The world as seen by Netflix
Sea monsters block DVD imports
2006 was a great year for martial arts movie enthusiasts like us. Unfortunately, many of this year’s best films will never be released to US audiences.
No, you won’t see these movies in a local theatre, or at Blockbuster Video. Even Netflix seems unaware of Asia’s existence. As a kung fu fanatic, your only alternative is to order them directly on DVD.
If Jet Li’s Fearless and Tony Jaa’s The Protector didn’t scratch your itch, try these others:
In this installment of our series on the greatest kung fu movies ever made, we consider the samurai genre.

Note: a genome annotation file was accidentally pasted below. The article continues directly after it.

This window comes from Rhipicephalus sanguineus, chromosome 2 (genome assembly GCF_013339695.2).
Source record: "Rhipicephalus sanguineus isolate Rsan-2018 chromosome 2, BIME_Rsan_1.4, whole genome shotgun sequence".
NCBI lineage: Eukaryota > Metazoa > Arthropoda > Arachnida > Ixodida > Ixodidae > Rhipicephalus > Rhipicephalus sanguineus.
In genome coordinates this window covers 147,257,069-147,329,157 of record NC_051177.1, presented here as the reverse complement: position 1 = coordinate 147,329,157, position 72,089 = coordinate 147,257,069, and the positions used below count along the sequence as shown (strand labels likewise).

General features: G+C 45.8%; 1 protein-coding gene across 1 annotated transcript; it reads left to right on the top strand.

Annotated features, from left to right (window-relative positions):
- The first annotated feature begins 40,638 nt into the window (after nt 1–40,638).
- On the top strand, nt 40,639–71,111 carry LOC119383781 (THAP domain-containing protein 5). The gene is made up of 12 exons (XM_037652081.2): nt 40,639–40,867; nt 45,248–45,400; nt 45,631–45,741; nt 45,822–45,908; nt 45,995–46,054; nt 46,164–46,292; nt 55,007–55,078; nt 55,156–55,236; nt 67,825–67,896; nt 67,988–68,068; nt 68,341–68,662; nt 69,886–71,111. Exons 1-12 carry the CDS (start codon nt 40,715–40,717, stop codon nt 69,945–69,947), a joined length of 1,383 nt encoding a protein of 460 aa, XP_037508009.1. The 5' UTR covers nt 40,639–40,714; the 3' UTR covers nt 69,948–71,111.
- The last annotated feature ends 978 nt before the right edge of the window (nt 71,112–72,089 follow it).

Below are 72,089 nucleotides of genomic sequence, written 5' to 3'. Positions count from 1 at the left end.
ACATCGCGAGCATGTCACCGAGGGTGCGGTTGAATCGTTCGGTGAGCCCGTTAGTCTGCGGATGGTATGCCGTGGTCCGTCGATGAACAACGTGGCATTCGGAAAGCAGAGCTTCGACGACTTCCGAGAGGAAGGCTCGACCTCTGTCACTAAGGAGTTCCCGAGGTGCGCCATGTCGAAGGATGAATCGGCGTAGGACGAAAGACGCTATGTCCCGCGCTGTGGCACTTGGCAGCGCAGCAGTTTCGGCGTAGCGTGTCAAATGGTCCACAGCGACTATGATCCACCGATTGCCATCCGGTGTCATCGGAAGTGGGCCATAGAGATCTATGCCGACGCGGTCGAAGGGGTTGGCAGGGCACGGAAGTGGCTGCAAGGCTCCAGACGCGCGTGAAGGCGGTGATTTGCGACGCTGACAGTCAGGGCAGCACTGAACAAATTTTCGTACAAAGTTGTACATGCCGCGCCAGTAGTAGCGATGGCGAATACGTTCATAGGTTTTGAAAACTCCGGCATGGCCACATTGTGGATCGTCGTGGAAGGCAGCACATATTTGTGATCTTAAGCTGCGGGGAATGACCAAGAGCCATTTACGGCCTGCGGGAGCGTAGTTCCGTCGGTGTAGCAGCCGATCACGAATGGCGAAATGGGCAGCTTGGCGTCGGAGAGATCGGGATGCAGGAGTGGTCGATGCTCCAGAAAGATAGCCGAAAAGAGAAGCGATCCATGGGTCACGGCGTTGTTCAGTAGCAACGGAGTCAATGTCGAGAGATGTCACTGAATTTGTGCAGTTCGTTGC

The characteristics of the samurai ethic include courage, loyalty, and honor. The greatest samurai movies not only illustrate these virtues, but present them in a novel, unexpected, and ultimately enlightening way.
These three movies examine the relevance of martial arts to everyday life. Even though they are all comedies, they may change your perspective on the value and meaning of kung fu.
Shaolin Soccer [IMDB]
Stephen Chow’s classic film shows the secret applications of Shaolin wushu: baking, tree trimming, and parallel parking.
I was recently reading wujimon’s Taijiquan blog, and was a little surprised to find Top 5 Martial Arts Movies in his list of most popular posts.
Surely, I thought, such lowbrow pursuits are beneath the true “internal martial artist”? But it seems I was wrong; a fortuitous circumstance, because I know more about kung fu movies than John Hodgman knows about hoboes.